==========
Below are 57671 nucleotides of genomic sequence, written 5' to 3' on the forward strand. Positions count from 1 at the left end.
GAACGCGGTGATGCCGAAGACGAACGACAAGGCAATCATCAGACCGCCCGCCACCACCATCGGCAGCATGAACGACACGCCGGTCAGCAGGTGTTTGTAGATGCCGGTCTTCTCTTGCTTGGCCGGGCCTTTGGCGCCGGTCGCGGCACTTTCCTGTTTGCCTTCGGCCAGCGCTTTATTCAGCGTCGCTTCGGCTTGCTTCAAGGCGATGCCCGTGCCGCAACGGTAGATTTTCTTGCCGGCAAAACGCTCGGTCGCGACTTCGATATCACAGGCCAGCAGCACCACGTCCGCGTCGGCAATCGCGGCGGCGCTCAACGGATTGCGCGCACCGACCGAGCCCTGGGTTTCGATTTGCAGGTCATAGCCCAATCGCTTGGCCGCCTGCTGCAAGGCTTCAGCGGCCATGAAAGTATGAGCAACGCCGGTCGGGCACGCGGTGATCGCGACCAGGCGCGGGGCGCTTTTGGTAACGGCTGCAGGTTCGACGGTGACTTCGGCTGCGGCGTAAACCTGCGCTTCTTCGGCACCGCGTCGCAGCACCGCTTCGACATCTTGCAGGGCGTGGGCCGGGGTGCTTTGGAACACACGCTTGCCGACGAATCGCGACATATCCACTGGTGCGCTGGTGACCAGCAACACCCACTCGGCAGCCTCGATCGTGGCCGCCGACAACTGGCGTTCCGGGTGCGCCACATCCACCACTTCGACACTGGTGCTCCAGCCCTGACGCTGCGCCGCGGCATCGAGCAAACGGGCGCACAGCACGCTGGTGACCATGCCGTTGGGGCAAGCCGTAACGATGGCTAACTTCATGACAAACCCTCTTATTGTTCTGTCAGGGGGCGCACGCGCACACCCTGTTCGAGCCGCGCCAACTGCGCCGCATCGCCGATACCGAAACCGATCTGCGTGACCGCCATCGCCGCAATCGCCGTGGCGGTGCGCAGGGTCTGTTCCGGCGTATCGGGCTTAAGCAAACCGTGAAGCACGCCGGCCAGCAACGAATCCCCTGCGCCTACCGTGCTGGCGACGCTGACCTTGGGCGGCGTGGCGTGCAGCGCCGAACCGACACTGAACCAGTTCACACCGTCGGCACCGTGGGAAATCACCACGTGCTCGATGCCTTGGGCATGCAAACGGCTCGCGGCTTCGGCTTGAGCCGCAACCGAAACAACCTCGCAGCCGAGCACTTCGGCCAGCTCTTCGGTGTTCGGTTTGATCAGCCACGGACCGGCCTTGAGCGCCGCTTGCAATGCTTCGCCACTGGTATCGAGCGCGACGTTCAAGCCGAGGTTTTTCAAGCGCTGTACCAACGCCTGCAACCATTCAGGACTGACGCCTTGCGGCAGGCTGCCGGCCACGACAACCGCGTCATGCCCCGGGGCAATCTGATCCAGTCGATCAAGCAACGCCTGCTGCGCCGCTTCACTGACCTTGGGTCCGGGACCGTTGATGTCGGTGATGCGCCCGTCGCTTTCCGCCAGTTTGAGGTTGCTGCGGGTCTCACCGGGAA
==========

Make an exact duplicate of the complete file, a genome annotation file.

Below are 57671 nucleotides of genomic sequence, written 5' to 3' on the forward strand. Positions count from 1 at the left end.
GAACGCGGTGATGCCGAAGACGAACGACAAGGCAATCATCAGACCGCCCGCCACCACCATCGGCAGCATGAACGACACGCCGGTCAGCAGGTGTTTGTAGATGCCGGTCTTCTCTTGCTTGGCCGGGCCTTTGGCGCCGGTCGCGGCACTTTCCTGTTTGCCTTCGGCCAGCGCTTTATTCAGCGTCGCTTCGGCTTGCTTCAAGGCGATGCCCGTGCCGCAACGGTAGATTTTCTTGCCGGCAAAACGCTCGGTCGCGACTTCGATATCACAGGCCAGCAGCACCACGTCCGCGTCGGCAATCGCGGCGGCGCTCAACGGATTGCGCGCACCGACCGAGCCCTGGGTTTCGATTTGCAGGTCATAGCCCAATCGCTTGGCCGCCTGCTGCAAGGCTTCAGCGGCCATGAAAGTATGAGCAACGCCGGTCGGGCACGCGGTGATCGCGACCAGGCGCGGGGCGCTTTTGGTAACGGCTGCAGGTTCGACGGTGACTTCGGCTGCGGCGTAAACCTGCGCTTCTTCGGCACCGCGTCGCAGCACCGCTTCGACATCTTGCAGGGCGTGGGCCGGGGTGCTTTGGAACACACGCTTGCCGACGAATCGCGACATATCCACTGGTGCGCTGGTGACCAGCAACACCCACTCGGCAGCCTCGATCGTGGCCGCCGACAACTGGCGTTCCGGGTGCGCCACATCCACCACTTCGACACTGGTGCTCCAGCCCTGACGCTGCGCCGCGGCATCGAGCAAACGGGCGCACAGCACGCTGGTGACCATGCCGTTGGGGCAAGCCGTAACGATGGCTAACTTCATGACAAACCCTCTTATTGTTCTGTCAGGGGGCGCACGCGCACACCCTGTTCGAGCCGCGCCAACTGCGCCGCATCGCCGATACCGAAACCGATCTGCGTGACCGCCATCGCCGCAATCGCCGTGGCGGTGCGCAGGGTCTGTTCCGGCGTATCGGGCTTAAGCAAACCGTGAAGCACGCCGGCCAGCAACGAATCCCCTGCGCCTACCGTGCTGGCGACGCTGACCTTGGGCGGCGTGGCGTGCAGCGCCGAACCGACACTGAACCAGTTCACACCGTCGGCACCGTGGGAAATCACCACGTGCTCGATGCCTTGGGCATGCAAACGGCTCGCGGCTTCGGCTTGAGCCGCAACCGAAACAACCTCGCAGCCGAGCACTTCGGCCAGCTCTTCGGTGTTCGGTTTGATCAGCCACGGACCGGCCTTGAGCGCCGCTTGCAATGCTTCGCCACTGGTATCGAGCGCGACGTTCAAGCCGAGGTTTTTCAAGCGCTGTACCAACGCCTGCAACCATTCAGGACTGACGCCTTGCGGCAGGCTGCCGGCCACGACAACCGCGTCATGCCCCGGGGCAATCTGATCCAGTCGATCAAGCAACGCCTGCTGCGCCGCTTCACTGACCTTGGGTCCGGGACCGTTGATGTCGGTGATGCGCCCGTCGCTTTCCGCCAGTTTGAGGTTGCTGCGGGTCTCACCGGGAA